“Most prospects are applying to complete our associate’s degree program, which usually takes three to four years. Some are coming right out of high school, while others are career-switchers; we get them from 18 to 60 years of age. Lately, through MATC’s Promise Program, we have been enrolling younger students,” said Adams.
MATC’s Promise program provides free college tuition for area high school graduates who meet program eligibility requirements. The MATC Promise assists area high school students achieve their dream of attending college and prepares them for the workforce.
“What’s most rewarding for me is coming into the classroom the first couple of weeks and seeing the students nervous and apprehensive, but halfway through the semester the light bulbs begin going off. I can feel their excitement as they make the transition from novice to competent students. It’s also gratifying to witness students achieving their goals. I enjoy attending graduations twice a year. I realize that education is a vital part of their lives and for them to be able to acquire that education means that they are better able to take care of their families. I’m always happy to see them achieve their milestones,” said Adams.
Adams said that the national landscape changes in the daycare arena have also prompted some of the increase in the number of students pursuing early childhood education certifications and degrees.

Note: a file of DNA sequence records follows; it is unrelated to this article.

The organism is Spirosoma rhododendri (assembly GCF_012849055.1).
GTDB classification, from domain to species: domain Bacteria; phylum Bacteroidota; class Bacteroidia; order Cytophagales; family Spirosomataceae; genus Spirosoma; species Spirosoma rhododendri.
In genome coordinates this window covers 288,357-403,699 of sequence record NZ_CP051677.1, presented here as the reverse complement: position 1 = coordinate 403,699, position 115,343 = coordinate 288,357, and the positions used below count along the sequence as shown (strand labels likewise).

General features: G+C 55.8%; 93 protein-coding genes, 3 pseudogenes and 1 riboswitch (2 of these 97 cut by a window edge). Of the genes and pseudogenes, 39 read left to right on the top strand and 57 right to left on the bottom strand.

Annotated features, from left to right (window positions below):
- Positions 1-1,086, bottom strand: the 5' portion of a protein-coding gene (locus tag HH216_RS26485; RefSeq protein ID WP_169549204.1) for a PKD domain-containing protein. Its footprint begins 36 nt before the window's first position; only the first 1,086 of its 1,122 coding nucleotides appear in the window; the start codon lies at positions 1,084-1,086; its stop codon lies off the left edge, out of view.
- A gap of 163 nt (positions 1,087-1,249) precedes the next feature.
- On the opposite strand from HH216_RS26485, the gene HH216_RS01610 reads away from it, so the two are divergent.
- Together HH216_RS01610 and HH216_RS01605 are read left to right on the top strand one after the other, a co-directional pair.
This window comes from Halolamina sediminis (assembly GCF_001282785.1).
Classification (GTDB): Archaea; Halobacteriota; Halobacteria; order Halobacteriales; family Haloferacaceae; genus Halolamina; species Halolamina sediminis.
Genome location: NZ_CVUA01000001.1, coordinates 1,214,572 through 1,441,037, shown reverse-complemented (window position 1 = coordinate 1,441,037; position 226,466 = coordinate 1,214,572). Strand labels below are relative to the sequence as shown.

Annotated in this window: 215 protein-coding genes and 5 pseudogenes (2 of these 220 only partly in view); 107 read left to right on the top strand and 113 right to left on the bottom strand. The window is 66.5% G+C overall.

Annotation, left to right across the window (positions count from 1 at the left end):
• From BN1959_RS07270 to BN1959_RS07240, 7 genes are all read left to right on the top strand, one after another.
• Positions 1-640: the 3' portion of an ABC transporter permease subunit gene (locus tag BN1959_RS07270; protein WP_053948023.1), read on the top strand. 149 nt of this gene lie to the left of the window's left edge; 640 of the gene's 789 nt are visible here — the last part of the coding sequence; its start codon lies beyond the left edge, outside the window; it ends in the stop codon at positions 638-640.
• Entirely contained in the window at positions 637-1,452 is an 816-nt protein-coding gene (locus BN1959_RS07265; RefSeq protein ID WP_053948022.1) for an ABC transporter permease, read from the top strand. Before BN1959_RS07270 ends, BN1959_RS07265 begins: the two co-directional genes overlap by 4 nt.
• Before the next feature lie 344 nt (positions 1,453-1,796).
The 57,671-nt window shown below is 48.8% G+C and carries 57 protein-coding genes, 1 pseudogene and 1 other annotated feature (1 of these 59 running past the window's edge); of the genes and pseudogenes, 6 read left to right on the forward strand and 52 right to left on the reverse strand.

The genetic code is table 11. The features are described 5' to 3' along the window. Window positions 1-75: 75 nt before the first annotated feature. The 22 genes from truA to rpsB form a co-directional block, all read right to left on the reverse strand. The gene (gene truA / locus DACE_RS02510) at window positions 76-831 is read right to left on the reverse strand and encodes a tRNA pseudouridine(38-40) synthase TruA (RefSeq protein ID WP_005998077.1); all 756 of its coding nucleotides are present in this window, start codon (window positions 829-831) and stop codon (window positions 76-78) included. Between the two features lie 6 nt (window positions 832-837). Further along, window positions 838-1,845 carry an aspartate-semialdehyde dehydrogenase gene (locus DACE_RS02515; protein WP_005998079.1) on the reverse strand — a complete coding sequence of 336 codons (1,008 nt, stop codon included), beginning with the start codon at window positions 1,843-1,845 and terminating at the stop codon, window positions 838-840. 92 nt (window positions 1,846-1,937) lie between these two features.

“In addition to the changes that are occurring on a national level, there are several state requirements in Wisconsin related to early childhood education. The State of Wisconsin is requiring more education—particularly among daycare centers working on YoungStar requirements. Childcare facilities are requiring workers to be more qualified and, overall, they are better informed. Of course, the downfall is that these early childhood educators are not being compensated at the same level as the education requirements. I wish they could be better compensated for their work. As a previous daycare facility owner, I realize that working in the classroom is a lot of work. You have to be passionate about the work because you’re not compensated at the level that you should be,” she said.
These days Adams juggles her jobs as Instructor and Instructional Chair along with being a wife to Vincent, her husband of almost 22 years, and mother to her children, Isaiah 21, and Ariel 19, both of whom attend MATC. She also has two ‘bonus’ sons, 25 and 33, and four grandchildren.
“The days fly by,” she said. “It never feels like work to me because I’m doing what I enjoy. I don’t know how I’ll ever retire. I get a good feeling about what I do each day, so I rest easy at night,” she said.
In her spare time, Adams enjoys traveling with family, reading novels and scholarly articles related to education.
“I know it sounds peculiar that I read scholarly articles on education in my ‘down’ time, but I’m always looking for innovative ways to enhance education for families—especially families of color. I want to ensure that educational opportunities are equalized for everyone, so all communities can promote their social, economic and academic status. I try to determine ways to better support individuals who are striving to make a better life for themselves and those they love,” she said.